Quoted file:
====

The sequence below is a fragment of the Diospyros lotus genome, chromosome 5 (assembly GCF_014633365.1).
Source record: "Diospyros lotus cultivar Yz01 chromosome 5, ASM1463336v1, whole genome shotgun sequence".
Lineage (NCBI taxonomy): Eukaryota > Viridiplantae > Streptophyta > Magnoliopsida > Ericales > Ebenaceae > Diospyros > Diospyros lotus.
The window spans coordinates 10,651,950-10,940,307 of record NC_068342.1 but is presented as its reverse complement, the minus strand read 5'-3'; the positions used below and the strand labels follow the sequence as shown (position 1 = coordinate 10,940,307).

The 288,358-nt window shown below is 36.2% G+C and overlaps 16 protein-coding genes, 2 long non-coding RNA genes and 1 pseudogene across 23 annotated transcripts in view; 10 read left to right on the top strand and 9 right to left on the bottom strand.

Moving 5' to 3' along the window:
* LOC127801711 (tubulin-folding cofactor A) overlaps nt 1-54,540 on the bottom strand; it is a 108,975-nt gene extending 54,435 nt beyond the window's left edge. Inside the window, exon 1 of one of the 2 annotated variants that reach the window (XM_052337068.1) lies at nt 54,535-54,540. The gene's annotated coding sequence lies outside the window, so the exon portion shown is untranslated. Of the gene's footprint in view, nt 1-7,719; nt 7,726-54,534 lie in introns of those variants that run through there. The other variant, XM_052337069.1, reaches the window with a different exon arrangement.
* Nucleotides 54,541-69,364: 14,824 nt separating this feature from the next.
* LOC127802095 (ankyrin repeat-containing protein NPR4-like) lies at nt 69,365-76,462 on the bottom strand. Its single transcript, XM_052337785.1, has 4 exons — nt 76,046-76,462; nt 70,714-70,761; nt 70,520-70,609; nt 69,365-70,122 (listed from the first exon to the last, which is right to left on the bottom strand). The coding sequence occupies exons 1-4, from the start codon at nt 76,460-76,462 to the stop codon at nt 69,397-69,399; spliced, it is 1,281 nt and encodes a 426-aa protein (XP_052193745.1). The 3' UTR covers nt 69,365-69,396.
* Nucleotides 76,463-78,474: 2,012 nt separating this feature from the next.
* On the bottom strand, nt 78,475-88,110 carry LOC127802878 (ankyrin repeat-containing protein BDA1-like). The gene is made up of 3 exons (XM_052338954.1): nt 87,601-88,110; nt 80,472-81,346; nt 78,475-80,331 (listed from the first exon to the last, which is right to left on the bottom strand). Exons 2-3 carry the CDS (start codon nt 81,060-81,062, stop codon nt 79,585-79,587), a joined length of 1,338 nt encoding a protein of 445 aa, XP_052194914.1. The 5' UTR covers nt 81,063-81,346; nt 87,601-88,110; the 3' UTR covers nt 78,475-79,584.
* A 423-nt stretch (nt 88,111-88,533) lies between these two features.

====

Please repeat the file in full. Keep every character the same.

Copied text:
The sequence below is a fragment of the Diospyros lotus genome, chromosome 5 (assembly GCF_014633365.1).
Source record: "Diospyros lotus cultivar Yz01 chromosome 5, ASM1463336v1, whole genome shotgun sequence".
Lineage (NCBI taxonomy): Eukaryota > Viridiplantae > Streptophyta > Magnoliopsida > Ericales > Ebenaceae > Diospyros > Diospyros lotus.
The window spans coordinates 10,651,950-10,940,307 of record NC_068342.1 but is presented as its reverse complement, the minus strand read 5'-3'; the positions used below and the strand labels follow the sequence as shown (position 1 = coordinate 10,940,307).

The 288,358-nt window shown below is 36.2% G+C and overlaps 16 protein-coding genes, 2 long non-coding RNA genes and 1 pseudogene across 23 annotated transcripts in view; 10 read left to right on the top strand and 9 right to left on the bottom strand.

Moving 5' to 3' along the window:
* LOC127801711 (tubulin-folding cofactor A) overlaps nt 1-54,540 on the bottom strand; it is a 108,975-nt gene extending 54,435 nt beyond the window's left edge. Inside the window, exon 1 of one of the 2 annotated variants that reach the window (XM_052337068.1) lies at nt 54,535-54,540. The gene's annotated coding sequence lies outside the window, so the exon portion shown is untranslated. Of the gene's footprint in view, nt 1-7,719; nt 7,726-54,534 lie in introns of those variants that run through there. The other variant, XM_052337069.1, reaches the window with a different exon arrangement.
* Nucleotides 54,541-69,364: 14,824 nt separating this feature from the next.
* LOC127802095 (ankyrin repeat-containing protein NPR4-like) lies at nt 69,365-76,462 on the bottom strand. Its single transcript, XM_052337785.1, has 4 exons — nt 76,046-76,462; nt 70,714-70,761; nt 70,520-70,609; nt 69,365-70,122 (listed from the first exon to the last, which is right to left on the bottom strand). The coding sequence occupies exons 1-4, from the start codon at nt 76,460-76,462 to the stop codon at nt 69,397-69,399; spliced, it is 1,281 nt and encodes a 426-aa protein (XP_052193745.1). The 3' UTR covers nt 69,365-69,396.
* Nucleotides 76,463-78,474: 2,012 nt separating this feature from the next.
* On the bottom strand, nt 78,475-88,110 carry LOC127802878 (ankyrin repeat-containing protein BDA1-like). The gene is made up of 3 exons (XM_052338954.1): nt 87,601-88,110; nt 80,472-81,346; nt 78,475-80,331 (listed from the first exon to the last, which is right to left on the bottom strand). Exons 2-3 carry the CDS (start codon nt 81,060-81,062, stop codon nt 79,585-79,587), a joined length of 1,338 nt encoding a protein of 445 aa, XP_052194914.1. The 5' UTR covers nt 81,063-81,346; nt 87,601-88,110; the 3' UTR covers nt 78,475-79,584.
* A 423-nt stretch (nt 88,111-88,533) lies between these two features.